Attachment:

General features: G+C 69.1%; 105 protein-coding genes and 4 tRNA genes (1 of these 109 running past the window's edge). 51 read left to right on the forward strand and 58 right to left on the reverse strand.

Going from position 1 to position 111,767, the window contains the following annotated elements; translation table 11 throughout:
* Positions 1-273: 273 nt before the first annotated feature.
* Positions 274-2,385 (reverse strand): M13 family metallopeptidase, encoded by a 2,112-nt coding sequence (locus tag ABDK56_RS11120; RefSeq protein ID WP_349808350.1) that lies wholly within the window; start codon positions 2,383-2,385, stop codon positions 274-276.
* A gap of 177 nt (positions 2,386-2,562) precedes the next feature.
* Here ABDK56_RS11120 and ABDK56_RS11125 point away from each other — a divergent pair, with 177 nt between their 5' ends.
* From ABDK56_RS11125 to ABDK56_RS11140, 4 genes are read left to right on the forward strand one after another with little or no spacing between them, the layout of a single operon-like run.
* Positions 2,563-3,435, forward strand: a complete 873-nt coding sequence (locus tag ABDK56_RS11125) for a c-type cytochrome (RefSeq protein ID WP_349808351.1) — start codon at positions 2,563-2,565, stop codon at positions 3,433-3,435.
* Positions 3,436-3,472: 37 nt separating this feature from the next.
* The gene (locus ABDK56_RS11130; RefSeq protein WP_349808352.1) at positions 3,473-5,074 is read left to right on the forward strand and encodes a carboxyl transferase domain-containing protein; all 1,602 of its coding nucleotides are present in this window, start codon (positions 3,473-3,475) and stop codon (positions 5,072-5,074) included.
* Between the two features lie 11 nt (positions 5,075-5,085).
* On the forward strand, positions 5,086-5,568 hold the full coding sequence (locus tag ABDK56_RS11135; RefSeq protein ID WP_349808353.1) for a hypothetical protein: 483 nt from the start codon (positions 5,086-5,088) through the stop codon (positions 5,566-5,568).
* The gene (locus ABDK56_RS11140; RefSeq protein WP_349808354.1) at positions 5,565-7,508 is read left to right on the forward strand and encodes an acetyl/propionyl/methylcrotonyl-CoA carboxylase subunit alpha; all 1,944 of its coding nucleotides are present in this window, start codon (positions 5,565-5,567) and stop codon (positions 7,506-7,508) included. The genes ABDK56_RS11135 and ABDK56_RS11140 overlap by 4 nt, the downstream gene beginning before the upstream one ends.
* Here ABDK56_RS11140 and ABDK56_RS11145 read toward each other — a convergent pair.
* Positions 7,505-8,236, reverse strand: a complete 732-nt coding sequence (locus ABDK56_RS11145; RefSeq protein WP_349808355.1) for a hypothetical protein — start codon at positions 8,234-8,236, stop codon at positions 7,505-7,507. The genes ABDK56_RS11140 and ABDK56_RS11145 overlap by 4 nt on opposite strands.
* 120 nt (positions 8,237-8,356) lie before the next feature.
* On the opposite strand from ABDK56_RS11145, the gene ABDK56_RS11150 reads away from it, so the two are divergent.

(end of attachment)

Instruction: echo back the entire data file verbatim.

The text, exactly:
General features: G+C 69.1%; 105 protein-coding genes and 4 tRNA genes (1 of these 109 running past the window's edge). 51 read left to right on the forward strand and 58 right to left on the reverse strand.

Going from position 1 to position 111,767, the window contains the following annotated elements; translation table 11 throughout:
* Positions 1-273: 273 nt before the first annotated feature.
* Positions 274-2,385 (reverse strand): M13 family metallopeptidase, encoded by a 2,112-nt coding sequence (locus tag ABDK56_RS11120; RefSeq protein ID WP_349808350.1) that lies wholly within the window; start codon positions 2,383-2,385, stop codon positions 274-276.
* A gap of 177 nt (positions 2,386-2,562) precedes the next feature.
* Here ABDK56_RS11120 and ABDK56_RS11125 point away from each other — a divergent pair, with 177 nt between their 5' ends.
* From ABDK56_RS11125 to ABDK56_RS11140, 4 genes are read left to right on the forward strand one after another with little or no spacing between them, the layout of a single operon-like run.
* Positions 2,563-3,435, forward strand: a complete 873-nt coding sequence (locus tag ABDK56_RS11125) for a c-type cytochrome (RefSeq protein ID WP_349808351.1) — start codon at positions 2,563-2,565, stop codon at positions 3,433-3,435.
* Positions 3,436-3,472: 37 nt separating this feature from the next.
* The gene (locus ABDK56_RS11130; RefSeq protein WP_349808352.1) at positions 3,473-5,074 is read left to right on the forward strand and encodes a carboxyl transferase domain-containing protein; all 1,602 of its coding nucleotides are present in this window, start codon (positions 3,473-3,475) and stop codon (positions 5,072-5,074) included.
* Between the two features lie 11 nt (positions 5,075-5,085).
* On the forward strand, positions 5,086-5,568 hold the full coding sequence (locus tag ABDK56_RS11135; RefSeq protein ID WP_349808353.1) for a hypothetical protein: 483 nt from the start codon (positions 5,086-5,088) through the stop codon (positions 5,566-5,568).
* The gene (locus ABDK56_RS11140; RefSeq protein WP_349808354.1) at positions 5,565-7,508 is read left to right on the forward strand and encodes an acetyl/propionyl/methylcrotonyl-CoA carboxylase subunit alpha; all 1,944 of its coding nucleotides are present in this window, start codon (positions 5,565-5,567) and stop codon (positions 7,506-7,508) included. The genes ABDK56_RS11135 and ABDK56_RS11140 overlap by 4 nt, the downstream gene beginning before the upstream one ends.
* Here ABDK56_RS11140 and ABDK56_RS11145 read toward each other — a convergent pair.
* Positions 7,505-8,236, reverse strand: a complete 732-nt coding sequence (locus ABDK56_RS11145; RefSeq protein WP_349808355.1) for a hypothetical protein — start codon at positions 8,234-8,236, stop codon at positions 7,505-7,507. The genes ABDK56_RS11140 and ABDK56_RS11145 overlap by 4 nt on opposite strands.
* 120 nt (positions 8,237-8,356) lie before the next feature.
* On the opposite strand from ABDK56_RS11145, the gene ABDK56_RS11150 reads away from it, so the two are divergent.